• In 2012, the California Teachers Association’s bought-and-paid-for state legislators robotically fell into line and killed SB 1530, which would have simplified the process of getting rid of pedophile teachers. (This really shouldn’t have come as a surprise. At its 2004 convention the NEA, CTA’s parent organization, gave its prestigious Human Rights Award to Kevin Jennings, founder of the Gay, Lesbian, Straight Education Network. GLSEN is the group that presided over the infamous “Fistgate” conference held at Tufts University in Massachusetts in March 2000, where state employees gave explicit instructions about “fisting” and other forms of gay sexual activity to children as young as 12.)
  • On CFT’s Facebook page it often reminds people that the 5-day 40-hour work week comes to us courtesy of the unions. Wrong. Thinking it was a good business move, noted capitalist Henry Ford instituted that change in the 1920s. (The United Auto Workers, didn’t come into being until 1935.)

Will the unions insist that we include any of the above in their proposed “Labor Studies” elective? Of course not.

The unions have big plans for your children. If parents (and all citizens) don’t get involved and protest, these unions will add a load of America-trashing and distorted history to the curriculum, and at the same time indoctrinate your kids in the glories of collective bargaining. If this does not sound like something you want, please contact Kenneth McDonald (KMcDonal@cde.ca.gov) at the State Board of Education and express your thoughts.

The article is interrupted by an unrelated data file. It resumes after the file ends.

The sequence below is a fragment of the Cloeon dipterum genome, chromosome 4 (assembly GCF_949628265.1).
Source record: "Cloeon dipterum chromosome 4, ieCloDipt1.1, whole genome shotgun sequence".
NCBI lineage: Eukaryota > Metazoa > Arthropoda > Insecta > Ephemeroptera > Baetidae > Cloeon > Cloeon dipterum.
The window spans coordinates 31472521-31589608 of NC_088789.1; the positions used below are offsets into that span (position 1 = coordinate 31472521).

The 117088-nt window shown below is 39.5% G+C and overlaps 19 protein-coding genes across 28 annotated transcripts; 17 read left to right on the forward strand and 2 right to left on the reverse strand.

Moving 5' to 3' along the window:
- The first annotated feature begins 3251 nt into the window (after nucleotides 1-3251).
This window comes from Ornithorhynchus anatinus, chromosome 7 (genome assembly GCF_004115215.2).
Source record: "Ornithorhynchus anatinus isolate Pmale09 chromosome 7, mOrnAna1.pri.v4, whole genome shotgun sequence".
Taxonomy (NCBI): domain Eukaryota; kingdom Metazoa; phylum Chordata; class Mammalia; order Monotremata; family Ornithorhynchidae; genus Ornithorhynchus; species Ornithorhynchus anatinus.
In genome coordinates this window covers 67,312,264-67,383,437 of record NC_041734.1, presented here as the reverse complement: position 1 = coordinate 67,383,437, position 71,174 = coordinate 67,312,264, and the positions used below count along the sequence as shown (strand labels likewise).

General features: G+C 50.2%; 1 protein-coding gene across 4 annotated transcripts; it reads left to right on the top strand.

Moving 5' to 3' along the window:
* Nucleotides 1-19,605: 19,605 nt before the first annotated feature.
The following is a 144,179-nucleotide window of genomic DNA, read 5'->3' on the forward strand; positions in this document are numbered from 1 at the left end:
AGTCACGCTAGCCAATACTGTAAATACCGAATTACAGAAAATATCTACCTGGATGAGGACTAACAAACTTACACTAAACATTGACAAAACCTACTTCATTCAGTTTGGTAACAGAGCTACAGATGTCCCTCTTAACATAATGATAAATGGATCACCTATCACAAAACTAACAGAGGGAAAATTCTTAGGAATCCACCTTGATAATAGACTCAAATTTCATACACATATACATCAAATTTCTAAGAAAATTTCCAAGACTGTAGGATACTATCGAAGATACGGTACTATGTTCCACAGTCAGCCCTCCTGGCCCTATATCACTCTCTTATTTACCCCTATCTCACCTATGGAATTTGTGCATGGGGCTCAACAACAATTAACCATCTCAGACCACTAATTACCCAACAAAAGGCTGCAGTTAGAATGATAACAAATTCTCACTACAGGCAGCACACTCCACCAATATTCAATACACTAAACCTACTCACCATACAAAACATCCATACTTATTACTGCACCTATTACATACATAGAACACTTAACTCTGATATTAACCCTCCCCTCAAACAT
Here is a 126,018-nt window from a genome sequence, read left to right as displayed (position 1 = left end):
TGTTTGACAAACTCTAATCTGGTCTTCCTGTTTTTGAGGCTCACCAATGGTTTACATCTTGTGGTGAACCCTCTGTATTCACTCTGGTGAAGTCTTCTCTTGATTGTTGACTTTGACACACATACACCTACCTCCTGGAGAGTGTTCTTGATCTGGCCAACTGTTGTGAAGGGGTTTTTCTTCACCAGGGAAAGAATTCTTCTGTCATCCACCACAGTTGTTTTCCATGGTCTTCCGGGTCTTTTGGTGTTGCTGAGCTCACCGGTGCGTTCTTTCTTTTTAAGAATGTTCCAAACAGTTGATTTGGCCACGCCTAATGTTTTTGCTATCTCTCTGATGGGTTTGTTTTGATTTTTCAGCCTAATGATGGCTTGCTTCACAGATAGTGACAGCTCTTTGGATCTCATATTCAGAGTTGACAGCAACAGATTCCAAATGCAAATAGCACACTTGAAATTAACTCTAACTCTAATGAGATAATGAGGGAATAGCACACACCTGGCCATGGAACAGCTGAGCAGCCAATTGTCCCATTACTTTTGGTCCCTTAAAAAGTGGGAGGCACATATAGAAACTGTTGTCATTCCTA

Larry Sand, a former classroom teacher, is the president of the non-profit California Teachers Empowerment Network – a non-partisan, non-political group dedicated to providing teachers and the general public with reliable and balanced information about professional affiliations and positions on educational issues. The views presented here are strictly his own.

Life After Deasy

It was only a matter of time before the Los Angeles school chief was run out of town.

John Deasy is the latest to exit the fast-moving revolving door known as Los Angeles School Superintendent. The job – really an impossible one – saw Roy Romer replace Ray Cortines in 2001. Romer in turn was replaced by David Brewer in 2006, who was replaced by Cortines in 2009, who was replaced by Deasy in 2011. Now the octogenarian Cortines is back for a third stint as chief – for how long is anyone’s guess. Deasy is the fourth California superintendent in the last two years to be driven from a job that has the shelf life of homogenized milk.

Since his resignation on October 16th, much has been written about Deasy, who wore his good and bad traits on his sleeve. He admittedly had little use for political niceties, and at times seemed to enjoy getting up in people’s faces. As Doug McIntyre wrote in the Los Angeles Daily News, “Even Deasy’s supporters acknowledge he can be prickly, humorless, stubborn and thin-skinned.” Others have described him as bull-headed and impatient. School board member Steve Zimmer pointed out that he frequently used a sledgehammer – sometimes joyfully so – where a scalpel would have sufficed. Deasy’s heavy-handedness is exemplified by the Miramonte fiasco. Mark Berndt, a veteran teacher, was removed from the classroom after feeding his second graders cookies laced with his semen. At the same time, a colleague at the school was accused of inappropriately touching a female student. Instead of launching an immediate internal investigation to ferret out other possible miscreants, Deasy further destabilized the school and angered parents by removing every teacher from the campus, without any indication that others were in any way involved.